Medical Futility

Some medical decisions to stop treatment are actually decisions to commit euthanasia by omission. These decisions are often disguised by calling them "medical futility" or "futile care" decisions. For example, the Texas statute known as “the 10-day law” (Section 166.046 of the Texas Health and Safety Code) is an anti-life "medical futility" law. This law permits a hospital committee to decide to withdraw treatment, for any reason, including the subjective assessment of a patient's quality of life. The hospital can remove treatment, even life-sustaining treatment (ventilator, dialysis, oxygen, antibiotics, etc.) against a patient’s/family’s wishes and they are not allowed to appeal the decision.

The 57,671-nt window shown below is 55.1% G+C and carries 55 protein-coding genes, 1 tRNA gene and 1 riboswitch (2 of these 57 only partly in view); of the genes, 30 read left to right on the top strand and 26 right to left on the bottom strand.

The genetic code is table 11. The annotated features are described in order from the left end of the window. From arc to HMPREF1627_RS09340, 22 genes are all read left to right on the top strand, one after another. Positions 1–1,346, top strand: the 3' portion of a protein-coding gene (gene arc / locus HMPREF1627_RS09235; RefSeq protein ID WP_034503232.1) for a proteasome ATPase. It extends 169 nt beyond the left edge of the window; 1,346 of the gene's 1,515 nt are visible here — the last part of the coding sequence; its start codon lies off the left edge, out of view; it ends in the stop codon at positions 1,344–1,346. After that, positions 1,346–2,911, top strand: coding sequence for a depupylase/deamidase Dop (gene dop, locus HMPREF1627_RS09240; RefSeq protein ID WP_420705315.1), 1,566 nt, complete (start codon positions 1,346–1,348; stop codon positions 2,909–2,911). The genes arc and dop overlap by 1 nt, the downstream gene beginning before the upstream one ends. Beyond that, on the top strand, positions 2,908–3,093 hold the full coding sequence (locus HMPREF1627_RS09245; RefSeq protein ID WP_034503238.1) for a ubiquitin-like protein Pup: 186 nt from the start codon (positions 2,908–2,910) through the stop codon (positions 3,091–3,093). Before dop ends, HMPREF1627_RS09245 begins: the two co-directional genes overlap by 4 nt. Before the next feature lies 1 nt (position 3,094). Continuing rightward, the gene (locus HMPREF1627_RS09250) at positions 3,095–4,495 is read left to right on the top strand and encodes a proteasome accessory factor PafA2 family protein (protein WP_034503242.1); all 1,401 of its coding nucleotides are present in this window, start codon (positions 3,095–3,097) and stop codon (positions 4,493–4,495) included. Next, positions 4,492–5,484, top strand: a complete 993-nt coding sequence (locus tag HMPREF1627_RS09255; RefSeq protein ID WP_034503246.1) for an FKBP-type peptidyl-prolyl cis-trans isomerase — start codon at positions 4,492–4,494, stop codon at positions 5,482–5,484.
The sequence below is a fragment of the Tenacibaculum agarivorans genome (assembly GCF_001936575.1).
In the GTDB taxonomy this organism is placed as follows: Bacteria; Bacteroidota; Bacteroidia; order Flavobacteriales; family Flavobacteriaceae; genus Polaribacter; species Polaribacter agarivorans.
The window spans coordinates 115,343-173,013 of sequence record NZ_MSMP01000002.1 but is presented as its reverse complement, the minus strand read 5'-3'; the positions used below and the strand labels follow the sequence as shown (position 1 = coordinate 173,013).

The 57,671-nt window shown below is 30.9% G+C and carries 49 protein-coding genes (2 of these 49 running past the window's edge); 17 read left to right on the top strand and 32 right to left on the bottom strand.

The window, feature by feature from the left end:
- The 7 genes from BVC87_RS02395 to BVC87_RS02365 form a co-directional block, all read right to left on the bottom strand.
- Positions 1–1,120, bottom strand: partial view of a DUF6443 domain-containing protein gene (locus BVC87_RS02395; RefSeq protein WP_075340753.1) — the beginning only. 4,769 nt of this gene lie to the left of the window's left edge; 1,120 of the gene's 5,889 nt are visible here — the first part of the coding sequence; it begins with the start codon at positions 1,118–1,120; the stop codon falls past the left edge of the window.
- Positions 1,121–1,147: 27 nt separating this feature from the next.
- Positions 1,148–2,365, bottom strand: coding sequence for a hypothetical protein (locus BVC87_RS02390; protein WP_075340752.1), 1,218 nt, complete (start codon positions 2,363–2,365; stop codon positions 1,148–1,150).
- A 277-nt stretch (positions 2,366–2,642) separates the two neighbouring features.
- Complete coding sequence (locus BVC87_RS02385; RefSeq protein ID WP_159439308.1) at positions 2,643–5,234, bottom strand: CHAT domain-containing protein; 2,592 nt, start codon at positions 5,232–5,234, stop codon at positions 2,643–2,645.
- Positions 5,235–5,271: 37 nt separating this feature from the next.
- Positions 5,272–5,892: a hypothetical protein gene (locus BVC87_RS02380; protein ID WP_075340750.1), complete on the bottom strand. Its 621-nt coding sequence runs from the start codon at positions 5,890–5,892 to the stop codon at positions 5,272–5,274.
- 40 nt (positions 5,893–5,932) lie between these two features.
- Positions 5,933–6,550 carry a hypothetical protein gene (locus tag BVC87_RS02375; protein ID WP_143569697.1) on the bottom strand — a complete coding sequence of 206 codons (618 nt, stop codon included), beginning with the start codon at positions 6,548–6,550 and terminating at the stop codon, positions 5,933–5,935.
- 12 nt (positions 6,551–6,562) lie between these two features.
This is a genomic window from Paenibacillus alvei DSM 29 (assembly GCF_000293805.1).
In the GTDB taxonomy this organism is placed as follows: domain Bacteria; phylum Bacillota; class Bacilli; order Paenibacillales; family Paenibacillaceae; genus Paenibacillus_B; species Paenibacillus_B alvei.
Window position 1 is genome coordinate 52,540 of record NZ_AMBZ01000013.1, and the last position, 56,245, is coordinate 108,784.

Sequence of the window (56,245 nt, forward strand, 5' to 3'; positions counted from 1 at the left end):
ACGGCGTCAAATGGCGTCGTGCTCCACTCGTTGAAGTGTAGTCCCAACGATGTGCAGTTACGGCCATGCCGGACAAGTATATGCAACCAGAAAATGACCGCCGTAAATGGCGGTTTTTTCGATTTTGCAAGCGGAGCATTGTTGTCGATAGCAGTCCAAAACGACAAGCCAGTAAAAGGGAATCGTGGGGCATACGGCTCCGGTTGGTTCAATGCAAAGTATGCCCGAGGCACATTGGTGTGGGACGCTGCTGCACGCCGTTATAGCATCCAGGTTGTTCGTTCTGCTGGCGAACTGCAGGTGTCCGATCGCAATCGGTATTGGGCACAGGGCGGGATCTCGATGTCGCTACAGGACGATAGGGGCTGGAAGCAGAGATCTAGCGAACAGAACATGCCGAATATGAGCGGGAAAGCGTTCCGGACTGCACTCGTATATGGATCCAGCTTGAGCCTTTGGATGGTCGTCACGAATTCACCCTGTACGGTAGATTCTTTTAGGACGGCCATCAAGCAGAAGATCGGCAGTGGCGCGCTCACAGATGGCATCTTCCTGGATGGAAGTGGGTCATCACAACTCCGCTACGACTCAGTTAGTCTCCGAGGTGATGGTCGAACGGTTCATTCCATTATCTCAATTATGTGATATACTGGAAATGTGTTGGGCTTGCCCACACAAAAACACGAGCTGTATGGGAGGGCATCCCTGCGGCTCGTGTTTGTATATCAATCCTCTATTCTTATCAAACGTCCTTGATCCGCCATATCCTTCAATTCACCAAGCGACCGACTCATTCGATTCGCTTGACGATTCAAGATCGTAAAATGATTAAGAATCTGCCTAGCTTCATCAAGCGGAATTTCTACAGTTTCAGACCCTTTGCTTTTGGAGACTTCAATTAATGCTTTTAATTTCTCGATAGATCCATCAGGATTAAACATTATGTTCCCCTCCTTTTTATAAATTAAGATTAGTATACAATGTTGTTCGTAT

For more information about this unconscionable law, please see Texas Right to Life’s recent virtual conference where Emily Cook, General Counsel for Texas Right to Life, discusses the ramifications of this law and describes specific cases in which she and others have intervened to save lives.

 For additional information on medical futility policies, read 
HALO’s “Medical Futility—What Does It Mean?” fact sheet.

Popular Articles